Gold futures settled higher on Wednesday as a weak dollar and lower Treasury yields pushed up the demand for the safe haven yellow metal.
Traders, in addition to digesting UK’s budget and the Bank of Canada’s policy announcement, also looked ahead to the upcoming monetary policy announcements from the Bank of Japan and the European Central Bank.
The Bank of Canada today left its interest rate unchanged, but terminated its Quantitative Easing program, reflecting the progress in the economic recovery from the crisis.
UK Chancellor Rishi Sunak raised the public spending by a massive GBP 150 billion in an effort to underpin a strong economic recovery after the crisis caused by the coronavirus pandemic.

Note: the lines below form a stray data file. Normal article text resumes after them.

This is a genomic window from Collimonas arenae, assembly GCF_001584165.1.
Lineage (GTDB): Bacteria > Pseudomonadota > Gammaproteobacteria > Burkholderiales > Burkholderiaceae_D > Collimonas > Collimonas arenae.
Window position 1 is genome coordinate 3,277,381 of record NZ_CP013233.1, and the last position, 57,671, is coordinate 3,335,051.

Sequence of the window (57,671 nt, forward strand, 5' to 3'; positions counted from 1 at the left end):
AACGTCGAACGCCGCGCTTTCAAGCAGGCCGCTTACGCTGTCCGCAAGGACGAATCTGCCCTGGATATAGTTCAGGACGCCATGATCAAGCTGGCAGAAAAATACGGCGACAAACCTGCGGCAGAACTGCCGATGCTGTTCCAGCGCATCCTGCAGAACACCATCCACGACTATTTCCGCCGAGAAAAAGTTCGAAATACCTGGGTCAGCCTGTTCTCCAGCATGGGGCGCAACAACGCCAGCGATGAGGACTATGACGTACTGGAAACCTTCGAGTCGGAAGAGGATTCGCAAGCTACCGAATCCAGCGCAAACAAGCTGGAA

The dollar index dropped to 93.69 before recovering some ground. It was last seen hovering around 93.80, down 0.16% from the previous close.
The yield on U.S. 10-year Treasury note dropped to around 1.565% around noon, while the yield on 30-year Treasury bond fell to 1.973%.
Gold futures for December ended up by $5.40 or about 0.3% at $1,788.80 an ounce, recovering well from the day’s low of $1,784.30. Gold futures had ended lower by about 0.7% on Tuesday.
Silver futures for December ended higher by $0.103 at $24.191 an ounce, while Copper futures for December settled at $4.3895 per pound, down $0.0965 from the previous close.
Data released by the Commerce Department showed durable goods orders pulled back by much less than expected in the month of September, falling by 0.4% after jumping by a downwardly revised 1.3% in August.
Economists had expected durable goods orders to slump by 1.1% compared to the 1.8% spike that had been reported for the previous month.
Excluding a steep drop in orders for transportation equipment, durable goods orders climbed by 0.4% in September after rising by 0.3% in August. The increase matched economist estimates.